When looking through the CRAN list of packages, I stumbled upon this little gem: pkgnet is an R library designed for the analysis of R libraries! The goal of the package is to build a graph representation of a package and its dependencies. And I thought it would be fun to play around with it. The little analysis I ended up doing was to compare dependencies of popular machine learning packages.
Since I migrated my blog from Github Pages to blogdown and Netlify, I wanted to start migrating (most of) my old posts too - and use that opportunity to update them and make sure the code still works. Here I am updating my very first machine learning post from 27 Nov 2016: Can we predict flu deaths with Machine Learning and R?. Changes are marked as bold comments. The main changes I made are:
For those of you out there who speak German: I was interviewed for a tech podcast where I talked about machine learning, neural nets, why I love R and Rstudio and how I became a Data Scientist. You can download and listen to the podcast here: https://mies.me/2018/01/31/hmww17-machine-learning-mit-dr-shirin-glander/ In der aktuellen Episode gibt Dr. Shirin Glander (Twitter, Homepage) uns ein paar Einblicke in das Thema Machine Learning. Wir klären zunächst, was Machine Learning ist und welche Möglichkeiten es bietet bevor wir etwas mehr in die Tiefe gehen.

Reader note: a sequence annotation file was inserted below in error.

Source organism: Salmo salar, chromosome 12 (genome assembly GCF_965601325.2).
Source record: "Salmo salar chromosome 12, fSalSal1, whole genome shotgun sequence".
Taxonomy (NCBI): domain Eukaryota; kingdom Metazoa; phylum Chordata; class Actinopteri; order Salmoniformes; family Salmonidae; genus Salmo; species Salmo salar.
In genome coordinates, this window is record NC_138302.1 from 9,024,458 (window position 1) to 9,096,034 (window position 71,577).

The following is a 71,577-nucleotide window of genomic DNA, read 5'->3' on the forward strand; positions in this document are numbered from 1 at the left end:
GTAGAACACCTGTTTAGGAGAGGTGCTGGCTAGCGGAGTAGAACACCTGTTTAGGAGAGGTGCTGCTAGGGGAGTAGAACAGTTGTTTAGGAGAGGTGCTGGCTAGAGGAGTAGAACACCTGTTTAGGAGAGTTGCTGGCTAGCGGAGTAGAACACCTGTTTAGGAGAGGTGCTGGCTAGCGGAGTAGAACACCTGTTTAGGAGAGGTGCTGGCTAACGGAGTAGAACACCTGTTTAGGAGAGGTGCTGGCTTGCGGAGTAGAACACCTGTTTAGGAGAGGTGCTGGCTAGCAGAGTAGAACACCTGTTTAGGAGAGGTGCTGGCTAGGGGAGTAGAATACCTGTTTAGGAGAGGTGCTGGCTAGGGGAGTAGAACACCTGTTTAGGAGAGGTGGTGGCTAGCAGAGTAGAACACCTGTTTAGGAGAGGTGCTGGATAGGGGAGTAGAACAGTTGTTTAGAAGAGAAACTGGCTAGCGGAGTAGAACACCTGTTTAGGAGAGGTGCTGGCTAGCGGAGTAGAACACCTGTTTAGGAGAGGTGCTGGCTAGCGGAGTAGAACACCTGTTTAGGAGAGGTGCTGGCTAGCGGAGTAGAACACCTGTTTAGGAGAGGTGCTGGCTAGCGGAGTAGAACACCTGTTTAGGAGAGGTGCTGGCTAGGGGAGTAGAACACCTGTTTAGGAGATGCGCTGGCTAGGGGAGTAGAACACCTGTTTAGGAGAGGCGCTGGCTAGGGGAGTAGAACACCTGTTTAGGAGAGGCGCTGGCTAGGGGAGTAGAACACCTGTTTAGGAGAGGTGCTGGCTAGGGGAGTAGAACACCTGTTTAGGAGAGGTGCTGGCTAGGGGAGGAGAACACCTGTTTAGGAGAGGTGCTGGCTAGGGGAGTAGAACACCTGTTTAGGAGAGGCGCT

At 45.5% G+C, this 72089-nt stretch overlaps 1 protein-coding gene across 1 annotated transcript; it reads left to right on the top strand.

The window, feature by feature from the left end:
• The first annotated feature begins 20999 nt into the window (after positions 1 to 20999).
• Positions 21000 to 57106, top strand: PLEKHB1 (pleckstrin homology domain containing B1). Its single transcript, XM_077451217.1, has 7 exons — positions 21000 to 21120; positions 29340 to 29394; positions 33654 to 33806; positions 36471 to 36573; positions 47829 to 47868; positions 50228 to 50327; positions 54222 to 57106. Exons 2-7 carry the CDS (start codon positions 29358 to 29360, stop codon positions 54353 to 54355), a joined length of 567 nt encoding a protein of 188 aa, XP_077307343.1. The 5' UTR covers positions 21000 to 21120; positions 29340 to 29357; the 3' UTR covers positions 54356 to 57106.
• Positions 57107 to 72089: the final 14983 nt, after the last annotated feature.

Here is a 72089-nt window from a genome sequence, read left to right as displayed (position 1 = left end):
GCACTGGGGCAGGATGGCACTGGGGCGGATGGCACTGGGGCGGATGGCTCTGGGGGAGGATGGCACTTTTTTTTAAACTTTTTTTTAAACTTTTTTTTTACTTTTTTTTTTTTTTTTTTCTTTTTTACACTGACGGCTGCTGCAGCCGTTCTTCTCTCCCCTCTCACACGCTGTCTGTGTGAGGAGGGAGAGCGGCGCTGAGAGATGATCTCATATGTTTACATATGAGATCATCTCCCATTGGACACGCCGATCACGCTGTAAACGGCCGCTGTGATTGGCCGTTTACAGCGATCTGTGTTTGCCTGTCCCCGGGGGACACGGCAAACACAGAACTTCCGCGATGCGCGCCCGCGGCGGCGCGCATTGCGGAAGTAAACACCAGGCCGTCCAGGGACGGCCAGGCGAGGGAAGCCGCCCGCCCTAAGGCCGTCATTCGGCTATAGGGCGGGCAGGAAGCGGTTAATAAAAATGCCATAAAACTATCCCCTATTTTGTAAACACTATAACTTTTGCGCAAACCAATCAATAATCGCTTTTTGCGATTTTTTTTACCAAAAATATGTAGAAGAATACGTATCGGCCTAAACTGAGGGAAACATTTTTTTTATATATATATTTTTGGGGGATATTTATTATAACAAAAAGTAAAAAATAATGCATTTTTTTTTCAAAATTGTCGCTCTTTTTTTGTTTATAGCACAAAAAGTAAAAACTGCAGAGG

I have written another blogpost about Looking beyond accuracy to improve trust in machine learning at my company codecentric’s blog: Traditional machine learning workflows focus heavily on model training and optimization; the best model is usually chosen via performance measures like accuracy or error and we tend to assume that a model is good enough for deployment if it passes certain thresholds of these performance criteria. Why a model makes the predictions it makes, however, is generally neglected.
I have written the following post about Data Science for Fraud Detection at my company codecentric’s blog: Fraud can be defined as “the crime of getting money by deceiving people” (Cambridge Dictionary); it is as old as humanity: whenever two parties exchange goods or conduct business there is the potential for one party scamming the other. With an ever increasing use of the internet for shopping, banking, filing insurance claims, etc.